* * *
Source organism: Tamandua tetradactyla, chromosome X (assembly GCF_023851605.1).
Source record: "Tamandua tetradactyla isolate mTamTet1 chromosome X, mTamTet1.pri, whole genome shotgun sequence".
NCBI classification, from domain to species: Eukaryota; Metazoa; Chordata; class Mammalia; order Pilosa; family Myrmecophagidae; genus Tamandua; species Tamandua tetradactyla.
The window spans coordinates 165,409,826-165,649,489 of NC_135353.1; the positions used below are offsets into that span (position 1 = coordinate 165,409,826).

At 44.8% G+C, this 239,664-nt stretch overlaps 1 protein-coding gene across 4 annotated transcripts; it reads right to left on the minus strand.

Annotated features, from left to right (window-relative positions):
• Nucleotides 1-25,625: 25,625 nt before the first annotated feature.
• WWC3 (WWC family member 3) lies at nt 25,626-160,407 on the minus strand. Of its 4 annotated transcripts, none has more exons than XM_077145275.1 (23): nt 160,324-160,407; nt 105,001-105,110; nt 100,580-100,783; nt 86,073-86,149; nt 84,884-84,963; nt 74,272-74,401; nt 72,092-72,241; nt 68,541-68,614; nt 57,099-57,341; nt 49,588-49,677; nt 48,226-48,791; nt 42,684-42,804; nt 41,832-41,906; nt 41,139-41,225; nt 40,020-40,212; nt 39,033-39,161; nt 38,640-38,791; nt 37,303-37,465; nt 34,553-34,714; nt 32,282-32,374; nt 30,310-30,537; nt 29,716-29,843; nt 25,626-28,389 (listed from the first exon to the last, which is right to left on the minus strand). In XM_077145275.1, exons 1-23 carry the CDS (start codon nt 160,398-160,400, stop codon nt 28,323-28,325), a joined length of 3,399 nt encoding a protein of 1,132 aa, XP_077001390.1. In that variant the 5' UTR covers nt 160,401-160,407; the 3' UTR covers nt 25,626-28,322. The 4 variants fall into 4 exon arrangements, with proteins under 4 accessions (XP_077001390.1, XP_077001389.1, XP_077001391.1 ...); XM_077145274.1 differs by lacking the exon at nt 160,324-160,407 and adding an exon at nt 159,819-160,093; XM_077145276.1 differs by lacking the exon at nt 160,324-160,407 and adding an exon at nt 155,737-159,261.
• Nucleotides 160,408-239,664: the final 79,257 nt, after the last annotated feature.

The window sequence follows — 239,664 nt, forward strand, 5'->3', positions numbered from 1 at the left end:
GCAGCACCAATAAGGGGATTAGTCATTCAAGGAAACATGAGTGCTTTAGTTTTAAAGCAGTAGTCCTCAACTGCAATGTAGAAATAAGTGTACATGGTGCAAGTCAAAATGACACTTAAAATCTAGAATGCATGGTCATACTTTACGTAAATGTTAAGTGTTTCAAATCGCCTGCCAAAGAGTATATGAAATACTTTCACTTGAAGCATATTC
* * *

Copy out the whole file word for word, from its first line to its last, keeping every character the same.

Source organism: Tamandua tetradactyla, chromosome X (assembly GCF_023851605.1).
Source record: "Tamandua tetradactyla isolate mTamTet1 chromosome X, mTamTet1.pri, whole genome shotgun sequence".
NCBI classification, from domain to species: Eukaryota; Metazoa; Chordata; class Mammalia; order Pilosa; family Myrmecophagidae; genus Tamandua; species Tamandua tetradactyla.
The window spans coordinates 165,409,826-165,649,489 of NC_135353.1; the positions used below are offsets into that span (position 1 = coordinate 165,409,826).

At 44.8% G+C, this 239,664-nt stretch overlaps 1 protein-coding gene across 4 annotated transcripts; it reads right to left on the minus strand.

Annotated features, from left to right (window-relative positions):
• Nucleotides 1-25,625: 25,625 nt before the first annotated feature.
• WWC3 (WWC family member 3) lies at nt 25,626-160,407 on the minus strand. Of its 4 annotated transcripts, none has more exons than XM_077145275.1 (23): nt 160,324-160,407; nt 105,001-105,110; nt 100,580-100,783; nt 86,073-86,149; nt 84,884-84,963; nt 74,272-74,401; nt 72,092-72,241; nt 68,541-68,614; nt 57,099-57,341; nt 49,588-49,677; nt 48,226-48,791; nt 42,684-42,804; nt 41,832-41,906; nt 41,139-41,225; nt 40,020-40,212; nt 39,033-39,161; nt 38,640-38,791; nt 37,303-37,465; nt 34,553-34,714; nt 32,282-32,374; nt 30,310-30,537; nt 29,716-29,843; nt 25,626-28,389 (listed from the first exon to the last, which is right to left on the minus strand). In XM_077145275.1, exons 1-23 carry the CDS (start codon nt 160,398-160,400, stop codon nt 28,323-28,325), a joined length of 3,399 nt encoding a protein of 1,132 aa, XP_077001390.1. In that variant the 5' UTR covers nt 160,401-160,407; the 3' UTR covers nt 25,626-28,322. The 4 variants fall into 4 exon arrangements, with proteins under 4 accessions (XP_077001390.1, XP_077001389.1, XP_077001391.1 ...); XM_077145274.1 differs by lacking the exon at nt 160,324-160,407 and adding an exon at nt 159,819-160,093; XM_077145276.1 differs by lacking the exon at nt 160,324-160,407 and adding an exon at nt 155,737-159,261.
• Nucleotides 160,408-239,664: the final 79,257 nt, after the last annotated feature.

The window sequence follows — 239,664 nt, forward strand, 5'->3', positions numbered from 1 at the left end:
GCAGCACCAATAAGGGGATTAGTCATTCAAGGAAACATGAGTGCTTTAGTTTTAAAGCAGTAGTCCTCAACTGCAATGTAGAAATAAGTGTACATGGTGCAAGTCAAAATGACACTTAAAATCTAGAATGCATGGTCATACTTTACGTAAATGTTAAGTGTTTCAAATCGCCTGCCAAAGAGTATATGAAATACTTTCACTTGAAGCATATTC